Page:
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Psalm 23

Could King David have written the 23rd psalm?

Ms 105 fol.13v

%%Q. Who wrote Psalm 23?

A. Like all but 24 of the 150 biblical psalms, Ps 23 begins with a title or an introductory note. In fact, it begins with the most common introductory note in the Psalter consisting of a single Hebrew word: le-david. This word, which prefaces 73 of the psalms, is usually translated into English as “of David” and has traditionally been interpreted as indicating King David’s authorship of these particular psalms.

However, the prepositional prefix “le” is very ambiguous and could legitimately be translated in many different ways (of, dedicated to, in the tradition of). Also David clearly could not have written some of the psalms prefaced by le-david because they contain references to later (post-Davidic) events, such as Ps 69, which refers to the Babylonian exile (c. 586-539 B.C.E.). So the presence of the title le-david doesn’t really answer your question.

In favor of Davidic authorship is a biblical and post-biblical tradition connecting David to music and poetry (1Sam 16:17-23; 2Sam 1:17-27; Amos 6:5 1Chr 16:7-36). If this tradition has some basis in historical fact (as most traditions do), we can safely assume that David wrote some songs and inspired others. But are any of these songs preserved in the Psalter and is Ps 23 one of them? We don’t know for sure.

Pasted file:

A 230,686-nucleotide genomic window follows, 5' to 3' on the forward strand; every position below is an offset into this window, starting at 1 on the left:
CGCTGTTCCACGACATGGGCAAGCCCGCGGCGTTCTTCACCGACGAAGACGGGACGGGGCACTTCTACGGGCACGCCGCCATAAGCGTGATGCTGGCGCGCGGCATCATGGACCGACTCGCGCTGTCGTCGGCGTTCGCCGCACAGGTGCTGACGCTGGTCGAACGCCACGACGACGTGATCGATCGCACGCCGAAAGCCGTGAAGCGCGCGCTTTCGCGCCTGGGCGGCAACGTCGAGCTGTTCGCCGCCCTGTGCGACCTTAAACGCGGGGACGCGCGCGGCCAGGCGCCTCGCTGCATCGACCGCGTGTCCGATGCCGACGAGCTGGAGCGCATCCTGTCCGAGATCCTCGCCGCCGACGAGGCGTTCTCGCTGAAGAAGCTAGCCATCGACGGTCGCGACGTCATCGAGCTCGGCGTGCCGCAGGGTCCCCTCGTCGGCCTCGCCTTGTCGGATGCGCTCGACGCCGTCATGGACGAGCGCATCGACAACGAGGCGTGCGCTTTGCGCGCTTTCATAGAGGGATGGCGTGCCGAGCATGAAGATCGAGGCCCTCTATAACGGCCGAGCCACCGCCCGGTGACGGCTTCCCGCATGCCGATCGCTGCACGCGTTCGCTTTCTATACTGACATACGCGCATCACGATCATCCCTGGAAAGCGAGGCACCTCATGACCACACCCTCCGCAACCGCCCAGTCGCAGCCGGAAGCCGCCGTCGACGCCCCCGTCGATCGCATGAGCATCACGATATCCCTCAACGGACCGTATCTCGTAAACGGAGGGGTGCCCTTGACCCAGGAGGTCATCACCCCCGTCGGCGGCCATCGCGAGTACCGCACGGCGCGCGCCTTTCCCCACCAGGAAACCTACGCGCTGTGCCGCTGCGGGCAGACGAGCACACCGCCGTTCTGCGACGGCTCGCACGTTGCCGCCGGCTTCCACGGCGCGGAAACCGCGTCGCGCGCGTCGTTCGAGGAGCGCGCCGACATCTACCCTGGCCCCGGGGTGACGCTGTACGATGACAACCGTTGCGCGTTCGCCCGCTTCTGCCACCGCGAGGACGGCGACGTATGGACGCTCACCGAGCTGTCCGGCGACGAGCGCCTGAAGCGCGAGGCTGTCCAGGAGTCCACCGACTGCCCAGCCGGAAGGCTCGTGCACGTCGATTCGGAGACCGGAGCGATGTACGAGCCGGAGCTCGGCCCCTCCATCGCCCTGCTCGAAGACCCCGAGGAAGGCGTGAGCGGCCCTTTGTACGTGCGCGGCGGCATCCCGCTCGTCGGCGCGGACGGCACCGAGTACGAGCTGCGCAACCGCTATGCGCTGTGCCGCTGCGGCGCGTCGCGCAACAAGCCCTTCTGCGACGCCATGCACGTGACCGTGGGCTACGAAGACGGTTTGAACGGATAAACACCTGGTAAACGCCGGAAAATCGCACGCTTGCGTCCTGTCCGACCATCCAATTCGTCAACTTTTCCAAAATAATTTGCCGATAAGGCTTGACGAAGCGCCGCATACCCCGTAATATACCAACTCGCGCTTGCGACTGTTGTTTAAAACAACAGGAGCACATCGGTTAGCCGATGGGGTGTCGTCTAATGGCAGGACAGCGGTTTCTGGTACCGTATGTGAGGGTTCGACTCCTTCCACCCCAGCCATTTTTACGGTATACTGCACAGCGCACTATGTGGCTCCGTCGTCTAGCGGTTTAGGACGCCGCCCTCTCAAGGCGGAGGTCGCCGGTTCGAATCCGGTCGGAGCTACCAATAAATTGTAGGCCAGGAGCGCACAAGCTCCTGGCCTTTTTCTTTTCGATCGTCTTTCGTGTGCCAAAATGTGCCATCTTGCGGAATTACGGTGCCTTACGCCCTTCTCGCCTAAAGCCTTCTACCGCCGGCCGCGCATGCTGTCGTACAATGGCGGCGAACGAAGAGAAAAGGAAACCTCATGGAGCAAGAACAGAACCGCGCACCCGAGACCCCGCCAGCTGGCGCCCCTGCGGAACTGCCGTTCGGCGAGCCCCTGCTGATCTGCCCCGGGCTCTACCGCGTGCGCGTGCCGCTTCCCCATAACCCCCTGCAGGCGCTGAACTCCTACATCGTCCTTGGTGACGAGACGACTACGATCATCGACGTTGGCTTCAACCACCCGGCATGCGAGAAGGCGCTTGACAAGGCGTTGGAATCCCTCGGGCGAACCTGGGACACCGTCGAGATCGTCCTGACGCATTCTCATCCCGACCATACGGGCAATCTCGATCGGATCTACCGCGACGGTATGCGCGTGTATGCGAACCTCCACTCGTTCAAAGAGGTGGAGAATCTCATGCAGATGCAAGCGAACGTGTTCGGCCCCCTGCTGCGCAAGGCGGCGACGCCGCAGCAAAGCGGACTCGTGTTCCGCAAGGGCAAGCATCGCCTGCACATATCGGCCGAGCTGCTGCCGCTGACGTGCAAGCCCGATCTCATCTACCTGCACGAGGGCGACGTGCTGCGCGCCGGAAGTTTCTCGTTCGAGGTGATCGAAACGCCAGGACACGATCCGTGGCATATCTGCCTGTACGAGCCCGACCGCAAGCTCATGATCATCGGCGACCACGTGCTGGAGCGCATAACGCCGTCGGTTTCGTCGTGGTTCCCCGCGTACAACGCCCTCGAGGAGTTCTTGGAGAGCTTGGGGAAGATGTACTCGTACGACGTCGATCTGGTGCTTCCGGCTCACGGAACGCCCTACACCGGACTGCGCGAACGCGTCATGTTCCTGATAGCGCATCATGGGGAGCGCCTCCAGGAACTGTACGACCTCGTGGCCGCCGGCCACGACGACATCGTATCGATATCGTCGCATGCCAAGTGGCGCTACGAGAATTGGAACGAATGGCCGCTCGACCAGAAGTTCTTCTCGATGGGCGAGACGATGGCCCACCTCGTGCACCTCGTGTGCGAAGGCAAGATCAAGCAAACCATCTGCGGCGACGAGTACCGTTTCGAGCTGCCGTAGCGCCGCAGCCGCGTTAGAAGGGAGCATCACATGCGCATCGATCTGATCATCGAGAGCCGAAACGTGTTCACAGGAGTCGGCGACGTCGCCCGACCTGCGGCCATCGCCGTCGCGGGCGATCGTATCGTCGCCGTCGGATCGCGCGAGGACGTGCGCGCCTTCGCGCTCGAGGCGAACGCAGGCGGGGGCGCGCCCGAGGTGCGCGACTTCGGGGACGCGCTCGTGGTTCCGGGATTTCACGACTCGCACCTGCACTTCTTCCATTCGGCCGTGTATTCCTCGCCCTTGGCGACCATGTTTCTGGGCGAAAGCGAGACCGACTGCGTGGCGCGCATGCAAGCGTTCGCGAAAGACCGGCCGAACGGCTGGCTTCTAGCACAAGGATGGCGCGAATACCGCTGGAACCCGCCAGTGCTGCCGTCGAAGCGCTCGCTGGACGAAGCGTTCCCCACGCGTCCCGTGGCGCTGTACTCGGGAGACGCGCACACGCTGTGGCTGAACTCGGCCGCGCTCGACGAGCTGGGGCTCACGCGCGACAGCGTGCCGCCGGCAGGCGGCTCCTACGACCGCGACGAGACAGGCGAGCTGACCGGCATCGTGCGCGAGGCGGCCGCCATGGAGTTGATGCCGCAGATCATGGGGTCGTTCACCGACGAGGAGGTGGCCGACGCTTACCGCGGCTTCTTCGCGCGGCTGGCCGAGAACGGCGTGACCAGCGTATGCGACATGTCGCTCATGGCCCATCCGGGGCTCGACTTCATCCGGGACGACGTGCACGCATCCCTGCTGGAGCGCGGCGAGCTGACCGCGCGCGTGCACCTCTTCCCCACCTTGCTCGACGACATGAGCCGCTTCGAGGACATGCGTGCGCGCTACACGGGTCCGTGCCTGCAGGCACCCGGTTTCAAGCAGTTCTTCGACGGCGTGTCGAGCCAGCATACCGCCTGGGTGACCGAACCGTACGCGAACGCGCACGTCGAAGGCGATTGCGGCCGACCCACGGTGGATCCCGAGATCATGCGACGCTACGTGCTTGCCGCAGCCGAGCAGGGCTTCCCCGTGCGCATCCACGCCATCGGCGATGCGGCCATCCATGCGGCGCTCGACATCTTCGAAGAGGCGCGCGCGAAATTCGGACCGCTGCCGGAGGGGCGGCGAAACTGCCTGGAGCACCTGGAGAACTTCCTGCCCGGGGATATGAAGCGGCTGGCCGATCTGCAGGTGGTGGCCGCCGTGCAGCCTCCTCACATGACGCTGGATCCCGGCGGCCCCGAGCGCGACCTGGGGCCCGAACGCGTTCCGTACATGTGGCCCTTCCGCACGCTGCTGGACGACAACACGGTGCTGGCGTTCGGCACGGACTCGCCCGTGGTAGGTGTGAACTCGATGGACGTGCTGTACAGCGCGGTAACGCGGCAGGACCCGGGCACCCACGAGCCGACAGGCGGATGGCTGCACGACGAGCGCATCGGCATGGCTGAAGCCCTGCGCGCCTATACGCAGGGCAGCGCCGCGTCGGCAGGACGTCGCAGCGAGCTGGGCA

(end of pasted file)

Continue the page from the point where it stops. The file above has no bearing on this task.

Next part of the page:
The Psalter is an anthology compiled over a long period of time (perhaps centuries) and finalized in the 5th or 4th century B.C.E. In its final form, it is divided into 5 parts, imitating the structure of the Torah, with many Davidic psalms in Part I (Ps 1-41). More Davidic psalms appear later in the book, even after the statement at the end of Ps 73 that “The prayers of David son of Jesse are ended.” Other psalms are associated with temple singers such as Asaph (Ps 50, Ps 73-83) and Heman (Ps 88) or no one at all.

David clearly becomes identified with musical worship in Israel’s literary tradition. Later psalms were likely attributed to him for this reason, just as post-exilic wisdom texts were attributed to Solomon and Israel’s constantly expanding legal tradition continued to be attributed to Moses.

  • Rhonda Burnette-Bletsch

    Rhonda Burnette-Bletsch is a professor of biblical studies at Eastern University. She has authored and edited several works including the textbook Studying the Old Testament (Abingdon), the forthcoming The Bible in MotionA Handbook of Biblical Reception in Film (de Gruyter), and many chapters and articles. She serves as the film editor for the multivolume reference work Encyclopedia of the Bible and Its Reception (de Gruyter).